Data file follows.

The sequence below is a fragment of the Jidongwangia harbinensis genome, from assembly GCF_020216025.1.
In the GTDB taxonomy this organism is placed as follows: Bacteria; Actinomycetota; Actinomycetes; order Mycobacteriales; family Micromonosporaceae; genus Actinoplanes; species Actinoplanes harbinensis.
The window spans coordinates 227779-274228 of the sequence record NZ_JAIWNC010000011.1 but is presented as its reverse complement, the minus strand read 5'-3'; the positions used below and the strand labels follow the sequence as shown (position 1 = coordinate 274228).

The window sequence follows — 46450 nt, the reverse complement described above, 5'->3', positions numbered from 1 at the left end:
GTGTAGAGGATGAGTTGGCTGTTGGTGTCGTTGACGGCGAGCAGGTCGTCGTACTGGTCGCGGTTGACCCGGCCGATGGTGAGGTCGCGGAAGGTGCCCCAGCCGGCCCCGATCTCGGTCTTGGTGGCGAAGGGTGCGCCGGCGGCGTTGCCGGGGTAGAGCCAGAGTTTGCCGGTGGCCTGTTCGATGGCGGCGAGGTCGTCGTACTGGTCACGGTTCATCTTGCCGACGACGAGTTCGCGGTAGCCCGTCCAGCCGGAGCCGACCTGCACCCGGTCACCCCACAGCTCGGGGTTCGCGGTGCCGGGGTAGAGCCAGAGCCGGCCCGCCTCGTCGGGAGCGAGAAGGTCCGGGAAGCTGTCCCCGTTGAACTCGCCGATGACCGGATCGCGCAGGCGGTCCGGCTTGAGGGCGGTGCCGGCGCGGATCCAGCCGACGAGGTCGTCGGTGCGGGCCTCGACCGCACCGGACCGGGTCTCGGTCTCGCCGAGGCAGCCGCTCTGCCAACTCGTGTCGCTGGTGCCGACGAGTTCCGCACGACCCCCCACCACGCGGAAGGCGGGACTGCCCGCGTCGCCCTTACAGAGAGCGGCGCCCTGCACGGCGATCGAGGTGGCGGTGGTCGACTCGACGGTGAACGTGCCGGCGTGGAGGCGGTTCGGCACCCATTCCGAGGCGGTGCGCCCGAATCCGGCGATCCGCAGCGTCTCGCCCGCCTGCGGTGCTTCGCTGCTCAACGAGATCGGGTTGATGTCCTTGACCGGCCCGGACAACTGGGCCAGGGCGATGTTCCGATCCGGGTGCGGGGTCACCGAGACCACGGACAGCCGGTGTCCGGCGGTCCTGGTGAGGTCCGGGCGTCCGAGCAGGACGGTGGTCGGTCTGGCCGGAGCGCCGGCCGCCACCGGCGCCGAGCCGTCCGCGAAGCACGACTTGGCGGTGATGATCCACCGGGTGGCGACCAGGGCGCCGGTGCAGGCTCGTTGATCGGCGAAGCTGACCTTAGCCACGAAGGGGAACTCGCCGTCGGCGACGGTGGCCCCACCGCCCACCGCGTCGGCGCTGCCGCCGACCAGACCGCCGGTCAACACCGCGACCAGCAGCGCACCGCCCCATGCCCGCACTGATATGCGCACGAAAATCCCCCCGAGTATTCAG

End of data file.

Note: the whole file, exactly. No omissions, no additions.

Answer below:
The sequence below is a fragment of the Jidongwangia harbinensis genome, from assembly GCF_020216025.1.
In the GTDB taxonomy this organism is placed as follows: Bacteria; Actinomycetota; Actinomycetes; order Mycobacteriales; family Micromonosporaceae; genus Actinoplanes; species Actinoplanes harbinensis.
The window spans coordinates 227779-274228 of the sequence record NZ_JAIWNC010000011.1 but is presented as its reverse complement, the minus strand read 5'-3'; the positions used below and the strand labels follow the sequence as shown (position 1 = coordinate 274228).

The window sequence follows — 46450 nt, the reverse complement described above, 5'->3', positions numbered from 1 at the left end:
GTGTAGAGGATGAGTTGGCTGTTGGTGTCGTTGACGGCGAGCAGGTCGTCGTACTGGTCGCGGTTGACCCGGCCGATGGTGAGGTCGCGGAAGGTGCCCCAGCCGGCCCCGATCTCGGTCTTGGTGGCGAAGGGTGCGCCGGCGGCGTTGCCGGGGTAGAGCCAGAGTTTGCCGGTGGCCTGTTCGATGGCGGCGAGGTCGTCGTACTGGTCACGGTTCATCTTGCCGACGACGAGTTCGCGGTAGCCCGTCCAGCCGGAGCCGACCTGCACCCGGTCACCCCACAGCTCGGGGTTCGCGGTGCCGGGGTAGAGCCAGAGCCGGCCCGCCTCGTCGGGAGCGAGAAGGTCCGGGAAGCTGTCCCCGTTGAACTCGCCGATGACCGGATCGCGCAGGCGGTCCGGCTTGAGGGCGGTGCCGGCGCGGATCCAGCCGACGAGGTCGTCGGTGCGGGCCTCGACCGCACCGGACCGGGTCTCGGTCTCGCCGAGGCAGCCGCTCTGCCAACTCGTGTCGCTGGTGCCGACGAGTTCCGCACGACCCCCCACCACGCGGAAGGCGGGACTGCCCGCGTCGCCCTTACAGAGAGCGGCGCCCTGCACGGCGATCGAGGTGGCGGTGGTCGACTCGACGGTGAACGTGCCGGCGTGGAGGCGGTTCGGCACCCATTCCGAGGCGGTGCGCCCGAATCCGGCGATCCGCAGCGTCTCGCCCGCCTGCGGTGCTTCGCTGCTCAACGAGATCGGGTTGATGTCCTTGACCGGCCCGGACAACTGGGCCAGGGCGATGTTCCGATCCGGGTGCGGGGTCACCGAGACCACGGACAGCCGGTGTCCGGCGGTCCTGGTGAGGTCCGGGCGTCCGAGCAGGACGGTGGTCGGTCTGGCCGGAGCGCCGGCCGCCACCGGCGCCGAGCCGTCCGCGAAGCACGACTTGGCGGTGATGATCCACCGGGTGGCGACCAGGGCGCCGGTGCAGGCTCGTTGATCGGCGAAGCTGACCTTAGCCACGAAGGGGAACTCGCCGTCGGCGACGGTGGCCCCACCGCCCACCGCGTCGGCGCTGCCGCCGACCAGACCGCCGGTCAACACCGCGACCAGCAGCGCACCGCCCCATGCCCGCACTGATATGCGCACGAAAATCCCCCCGAGTATTCAG